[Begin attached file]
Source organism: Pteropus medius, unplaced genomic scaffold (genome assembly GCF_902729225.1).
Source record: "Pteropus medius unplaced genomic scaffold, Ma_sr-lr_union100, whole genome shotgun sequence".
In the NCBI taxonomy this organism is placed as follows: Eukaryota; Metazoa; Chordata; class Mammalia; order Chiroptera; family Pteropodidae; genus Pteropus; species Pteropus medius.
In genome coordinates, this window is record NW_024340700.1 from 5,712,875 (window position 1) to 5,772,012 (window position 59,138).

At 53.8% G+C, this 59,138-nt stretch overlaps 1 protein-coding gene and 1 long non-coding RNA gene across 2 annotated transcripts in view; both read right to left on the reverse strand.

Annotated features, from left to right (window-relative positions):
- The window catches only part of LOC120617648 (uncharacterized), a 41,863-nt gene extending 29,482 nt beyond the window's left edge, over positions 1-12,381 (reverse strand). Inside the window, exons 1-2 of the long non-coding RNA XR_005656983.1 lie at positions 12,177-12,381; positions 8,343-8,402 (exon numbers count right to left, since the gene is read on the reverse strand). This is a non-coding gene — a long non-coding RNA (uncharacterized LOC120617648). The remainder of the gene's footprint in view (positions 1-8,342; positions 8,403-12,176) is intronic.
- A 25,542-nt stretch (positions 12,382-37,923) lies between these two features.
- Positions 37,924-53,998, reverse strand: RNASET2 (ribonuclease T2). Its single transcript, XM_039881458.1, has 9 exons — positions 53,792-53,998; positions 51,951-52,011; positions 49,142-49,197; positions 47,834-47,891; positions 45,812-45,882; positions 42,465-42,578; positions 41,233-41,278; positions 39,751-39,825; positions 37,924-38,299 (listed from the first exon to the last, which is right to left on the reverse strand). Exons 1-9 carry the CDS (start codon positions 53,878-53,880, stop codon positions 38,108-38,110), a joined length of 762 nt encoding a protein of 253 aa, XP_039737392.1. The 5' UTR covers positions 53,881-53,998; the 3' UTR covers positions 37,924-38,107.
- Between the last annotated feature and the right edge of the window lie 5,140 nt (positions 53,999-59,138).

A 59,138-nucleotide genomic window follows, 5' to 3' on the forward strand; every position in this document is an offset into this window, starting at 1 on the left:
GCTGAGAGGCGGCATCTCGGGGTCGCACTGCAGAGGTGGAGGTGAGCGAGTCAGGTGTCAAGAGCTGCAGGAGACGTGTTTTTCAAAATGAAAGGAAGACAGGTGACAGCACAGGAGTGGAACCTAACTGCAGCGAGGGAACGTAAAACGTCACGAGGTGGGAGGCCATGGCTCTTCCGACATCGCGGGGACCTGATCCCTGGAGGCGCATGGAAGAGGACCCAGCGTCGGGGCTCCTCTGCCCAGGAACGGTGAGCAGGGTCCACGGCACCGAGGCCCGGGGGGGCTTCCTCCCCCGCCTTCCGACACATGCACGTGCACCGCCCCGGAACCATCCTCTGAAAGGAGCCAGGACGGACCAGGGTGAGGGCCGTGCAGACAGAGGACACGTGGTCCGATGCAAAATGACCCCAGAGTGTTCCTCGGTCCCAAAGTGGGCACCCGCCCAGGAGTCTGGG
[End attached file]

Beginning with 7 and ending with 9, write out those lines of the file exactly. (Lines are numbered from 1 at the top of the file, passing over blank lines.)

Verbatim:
- The window catches only part of LOC120617648 (uncharacterized), a 41,863-nt gene extending 29,482 nt beyond the window's left edge, over positions 1-12,381 (reverse strand). Inside the window, exons 1-2 of the long non-coding RNA XR_005656983.1 lie at positions 12,177-12,381; positions 8,343-8,402 (exon numbers count right to left, since the gene is read on the reverse strand). This is a non-coding gene — a long non-coding RNA (uncharacterized LOC120617648). The remainder of the gene's footprint in view (positions 1-8,342; positions 8,403-12,176) is intronic.
- A 25,542-nt stretch (positions 12,382-37,923) lies between these two features.
- Positions 37,924-53,998, reverse strand: RNASET2 (ribonuclease T2). Its single transcript, XM_039881458.1, has 9 exons — positions 53,792-53,998; positions 51,951-52,011; positions 49,142-49,197; positions 47,834-47,891; positions 45,812-45,882; positions 42,465-42,578; positions 41,233-41,278; positions 39,751-39,825; positions 37,924-38,299 (listed from the first exon to the last, which is right to left on the reverse strand). Exons 1-9 carry the CDS (start codon positions 53,878-53,880, stop codon positions 38,108-38,110), a joined length of 762 nt encoding a protein of 253 aa, XP_039737392.1. The 5' UTR covers positions 53,881-53,998; the 3' UTR covers positions 37,924-38,107.